On the second day of the conference, Patrick Vinck (Harvard T.H. Chan School of Public Health), Brian P. Marx (National Center for PTSD), and Andrew Rasmussen (Fordham University) opened discussion by reflecting on shifts in definitions of trauma and the heterogeneity of trauma response. Rasmussen called for incorporating local understandings and definitions of trauma-related experience into cross-cultural frameworks. Vinck further encouraged the application of an intergenerational, qualitative approach to characterizing trauma-related events, highlighting the under-explored influence of information transmission within a community.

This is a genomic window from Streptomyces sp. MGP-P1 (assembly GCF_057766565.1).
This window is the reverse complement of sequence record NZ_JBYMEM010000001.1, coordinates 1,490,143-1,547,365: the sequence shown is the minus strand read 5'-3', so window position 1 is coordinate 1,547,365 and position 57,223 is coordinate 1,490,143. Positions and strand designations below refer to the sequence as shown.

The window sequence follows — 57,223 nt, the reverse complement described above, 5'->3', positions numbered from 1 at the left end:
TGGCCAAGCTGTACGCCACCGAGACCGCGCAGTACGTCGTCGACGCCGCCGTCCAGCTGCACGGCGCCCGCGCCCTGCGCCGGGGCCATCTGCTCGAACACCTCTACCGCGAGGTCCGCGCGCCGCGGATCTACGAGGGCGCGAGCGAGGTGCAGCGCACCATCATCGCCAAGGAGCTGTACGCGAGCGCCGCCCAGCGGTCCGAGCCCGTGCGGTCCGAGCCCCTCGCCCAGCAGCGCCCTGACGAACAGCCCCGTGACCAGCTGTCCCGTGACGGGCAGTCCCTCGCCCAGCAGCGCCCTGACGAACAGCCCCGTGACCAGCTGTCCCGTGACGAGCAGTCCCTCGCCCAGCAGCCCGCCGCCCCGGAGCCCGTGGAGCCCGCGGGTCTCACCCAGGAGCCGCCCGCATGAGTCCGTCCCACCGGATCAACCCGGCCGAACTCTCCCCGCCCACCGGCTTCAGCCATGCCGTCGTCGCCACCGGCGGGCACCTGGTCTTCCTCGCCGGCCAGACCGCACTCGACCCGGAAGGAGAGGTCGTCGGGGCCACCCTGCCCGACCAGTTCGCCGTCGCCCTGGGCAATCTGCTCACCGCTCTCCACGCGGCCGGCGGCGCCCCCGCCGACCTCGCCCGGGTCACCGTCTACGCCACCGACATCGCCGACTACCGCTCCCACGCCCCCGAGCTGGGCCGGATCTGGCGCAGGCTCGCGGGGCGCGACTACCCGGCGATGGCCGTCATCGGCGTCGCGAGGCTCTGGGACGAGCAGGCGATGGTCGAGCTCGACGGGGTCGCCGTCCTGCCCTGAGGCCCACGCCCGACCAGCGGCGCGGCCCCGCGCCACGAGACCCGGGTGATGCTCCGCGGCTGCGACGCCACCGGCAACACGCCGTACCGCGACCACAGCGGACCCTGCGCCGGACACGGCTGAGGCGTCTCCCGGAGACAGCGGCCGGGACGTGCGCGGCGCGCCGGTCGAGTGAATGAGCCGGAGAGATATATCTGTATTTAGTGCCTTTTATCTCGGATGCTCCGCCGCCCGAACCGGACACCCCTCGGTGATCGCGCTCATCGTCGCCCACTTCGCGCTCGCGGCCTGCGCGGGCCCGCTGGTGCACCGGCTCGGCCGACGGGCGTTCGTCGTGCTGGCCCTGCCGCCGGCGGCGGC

In their panel entitled “Mental Health Realities and Treatments in the Field,” Adeyinka M. Akinsulure-Smith (City College of New York), Mohamed Elshazly (Consultant psychiatrist), and Mike Niconchuk (Beyond Conflict) reflected on their own experiences working with trauma-affected communities across the globe. They underlined the importance of considering the impact of past and daily trauma events by being prepared to shift treatment and research priorities to accommodate populations’ evolving needs.

Although a significant amount of research focuses on individual experiences with trauma, several panelists stressed how trauma affects groups and communities, requiring structural interventions in addition to individual-level evaluations. Heidi Ellis (Harvard Medical School) described her work with Somali refugees, focusing on community strengths and community ownership over programming. Rose McDermott (Brown University) and Besty Levy Paluck (Princeton) suggested an alternative model to individualized psychological interventions by creating ethical interventions to simultaneously enact individual and societal change.